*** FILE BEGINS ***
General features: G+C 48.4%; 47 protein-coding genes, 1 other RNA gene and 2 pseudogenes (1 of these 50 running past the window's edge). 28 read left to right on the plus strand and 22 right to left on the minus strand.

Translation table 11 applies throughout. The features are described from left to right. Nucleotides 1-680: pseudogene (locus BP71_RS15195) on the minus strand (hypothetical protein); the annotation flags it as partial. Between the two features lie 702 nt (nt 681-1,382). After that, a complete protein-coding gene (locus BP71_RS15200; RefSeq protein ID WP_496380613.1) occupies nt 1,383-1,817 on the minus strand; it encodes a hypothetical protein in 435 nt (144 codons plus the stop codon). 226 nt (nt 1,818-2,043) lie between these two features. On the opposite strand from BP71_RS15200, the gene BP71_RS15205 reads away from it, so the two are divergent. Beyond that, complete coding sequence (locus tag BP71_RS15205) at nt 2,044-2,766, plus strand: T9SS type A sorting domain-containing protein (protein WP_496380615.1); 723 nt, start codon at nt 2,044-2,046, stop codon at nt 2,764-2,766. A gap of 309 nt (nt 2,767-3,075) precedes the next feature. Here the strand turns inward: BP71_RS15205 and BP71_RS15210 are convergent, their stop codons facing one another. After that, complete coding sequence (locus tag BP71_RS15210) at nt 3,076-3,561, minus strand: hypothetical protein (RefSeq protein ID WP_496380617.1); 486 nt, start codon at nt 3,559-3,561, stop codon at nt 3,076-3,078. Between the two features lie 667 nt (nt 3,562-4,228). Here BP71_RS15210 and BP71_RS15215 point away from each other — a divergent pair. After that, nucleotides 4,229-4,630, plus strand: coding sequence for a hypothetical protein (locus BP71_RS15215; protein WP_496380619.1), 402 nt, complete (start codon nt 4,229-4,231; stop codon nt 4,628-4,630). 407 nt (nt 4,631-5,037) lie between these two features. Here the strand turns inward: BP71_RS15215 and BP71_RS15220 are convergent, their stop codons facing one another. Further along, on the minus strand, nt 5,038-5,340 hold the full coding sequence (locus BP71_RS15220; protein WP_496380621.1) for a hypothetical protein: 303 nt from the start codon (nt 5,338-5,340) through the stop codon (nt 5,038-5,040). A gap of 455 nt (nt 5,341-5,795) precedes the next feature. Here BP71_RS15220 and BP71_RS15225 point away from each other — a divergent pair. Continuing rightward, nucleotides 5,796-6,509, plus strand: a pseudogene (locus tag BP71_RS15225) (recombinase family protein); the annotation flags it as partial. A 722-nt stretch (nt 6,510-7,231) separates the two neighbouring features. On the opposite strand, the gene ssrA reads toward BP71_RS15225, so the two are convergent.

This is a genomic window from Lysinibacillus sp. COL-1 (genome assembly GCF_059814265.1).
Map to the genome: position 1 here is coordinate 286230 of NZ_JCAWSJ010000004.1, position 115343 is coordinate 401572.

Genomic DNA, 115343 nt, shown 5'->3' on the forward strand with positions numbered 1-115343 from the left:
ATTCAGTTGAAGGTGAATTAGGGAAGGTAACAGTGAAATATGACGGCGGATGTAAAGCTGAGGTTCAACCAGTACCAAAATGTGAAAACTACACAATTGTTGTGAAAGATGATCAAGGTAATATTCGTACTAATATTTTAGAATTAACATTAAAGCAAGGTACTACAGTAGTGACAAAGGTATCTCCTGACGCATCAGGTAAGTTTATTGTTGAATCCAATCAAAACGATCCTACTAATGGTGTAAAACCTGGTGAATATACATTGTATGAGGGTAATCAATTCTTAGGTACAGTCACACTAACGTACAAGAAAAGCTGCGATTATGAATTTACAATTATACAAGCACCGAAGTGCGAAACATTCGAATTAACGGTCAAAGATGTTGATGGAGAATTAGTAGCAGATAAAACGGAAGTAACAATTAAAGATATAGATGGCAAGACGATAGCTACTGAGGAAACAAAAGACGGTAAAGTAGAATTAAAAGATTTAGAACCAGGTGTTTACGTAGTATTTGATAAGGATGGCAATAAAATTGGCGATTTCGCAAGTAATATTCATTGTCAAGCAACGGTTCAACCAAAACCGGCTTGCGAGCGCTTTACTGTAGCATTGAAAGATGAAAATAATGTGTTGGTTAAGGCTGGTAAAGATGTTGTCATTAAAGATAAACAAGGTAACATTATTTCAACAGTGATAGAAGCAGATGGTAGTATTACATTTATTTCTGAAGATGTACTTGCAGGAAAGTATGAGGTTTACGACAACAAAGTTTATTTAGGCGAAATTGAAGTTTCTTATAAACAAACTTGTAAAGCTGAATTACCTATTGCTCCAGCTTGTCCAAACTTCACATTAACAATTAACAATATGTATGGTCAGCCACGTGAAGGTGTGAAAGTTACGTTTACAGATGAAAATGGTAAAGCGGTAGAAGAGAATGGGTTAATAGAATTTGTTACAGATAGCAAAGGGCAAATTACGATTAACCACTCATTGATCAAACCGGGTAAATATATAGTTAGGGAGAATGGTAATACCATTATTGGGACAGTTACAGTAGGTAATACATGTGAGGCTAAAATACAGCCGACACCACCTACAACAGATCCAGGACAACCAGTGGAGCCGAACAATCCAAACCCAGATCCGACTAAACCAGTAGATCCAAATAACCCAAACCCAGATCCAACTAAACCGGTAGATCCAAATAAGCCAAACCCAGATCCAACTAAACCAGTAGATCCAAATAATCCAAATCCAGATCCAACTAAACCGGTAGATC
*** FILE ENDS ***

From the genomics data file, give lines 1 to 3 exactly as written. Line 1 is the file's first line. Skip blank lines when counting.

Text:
General features: G+C 48.4%; 47 protein-coding genes, 1 other RNA gene and 2 pseudogenes (1 of these 50 running past the window's edge). 28 read left to right on the plus strand and 22 right to left on the minus strand.

Translation table 11 applies throughout. The features are described from left to right. Nucleotides 1-680: pseudogene (locus BP71_RS15195) on the minus strand (hypothetical protein); the annotation flags it as partial. Between the two features lie 702 nt (nt 681-1,382). After that, a complete protein-coding gene (locus BP71_RS15200; RefSeq protein ID WP_496380613.1) occupies nt 1,383-1,817 on the minus strand; it encodes a hypothetical protein in 435 nt (144 codons plus the stop codon). 226 nt (nt 1,818-2,043) lie between these two features. On the opposite strand from BP71_RS15200, the gene BP71_RS15205 reads away from it, so the two are divergent. Beyond that, complete coding sequence (locus tag BP71_RS15205) at nt 2,044-2,766, plus strand: T9SS type A sorting domain-containing protein (protein WP_496380615.1); 723 nt, start codon at nt 2,044-2,046, stop codon at nt 2,764-2,766. A gap of 309 nt (nt 2,767-3,075) precedes the next feature. Here the strand turns inward: BP71_RS15205 and BP71_RS15210 are convergent, their stop codons facing one another. After that, complete coding sequence (locus tag BP71_RS15210) at nt 3,076-3,561, minus strand: hypothetical protein (RefSeq protein ID WP_496380617.1); 486 nt, start codon at nt 3,559-3,561, stop codon at nt 3,076-3,078. Between the two features lie 667 nt (nt 3,562-4,228). Here BP71_RS15210 and BP71_RS15215 point away from each other — a divergent pair. After that, nucleotides 4,229-4,630, plus strand: coding sequence for a hypothetical protein (locus BP71_RS15215; protein WP_496380619.1), 402 nt, complete (start codon nt 4,229-4,231; stop codon nt 4,628-4,630). 407 nt (nt 4,631-5,037) lie between these two features. Here the strand turns inward: BP71_RS15215 and BP71_RS15220 are convergent, their stop codons facing one another. Further along, on the minus strand, nt 5,038-5,340 hold the full coding sequence (locus BP71_RS15220; protein WP_496380621.1) for a hypothetical protein: 303 nt from the start codon (nt 5,338-5,340) through the stop codon (nt 5,038-5,040). A gap of 455 nt (nt 5,341-5,795) precedes the next feature. Here BP71_RS15220 and BP71_RS15225 point away from each other — a divergent pair. Continuing rightward, nucleotides 5,796-6,509, plus strand: a pseudogene (locus tag BP71_RS15225) (recombinase family protein); the annotation flags it as partial. A 722-nt stretch (nt 6,510-7,231) separates the two neighbouring features. On the opposite strand, the gene ssrA reads toward BP71_RS15225, so the two are convergent.

This is a genomic window from Lysinibacillus sp. COL-1 (genome assembly GCF_059814265.1).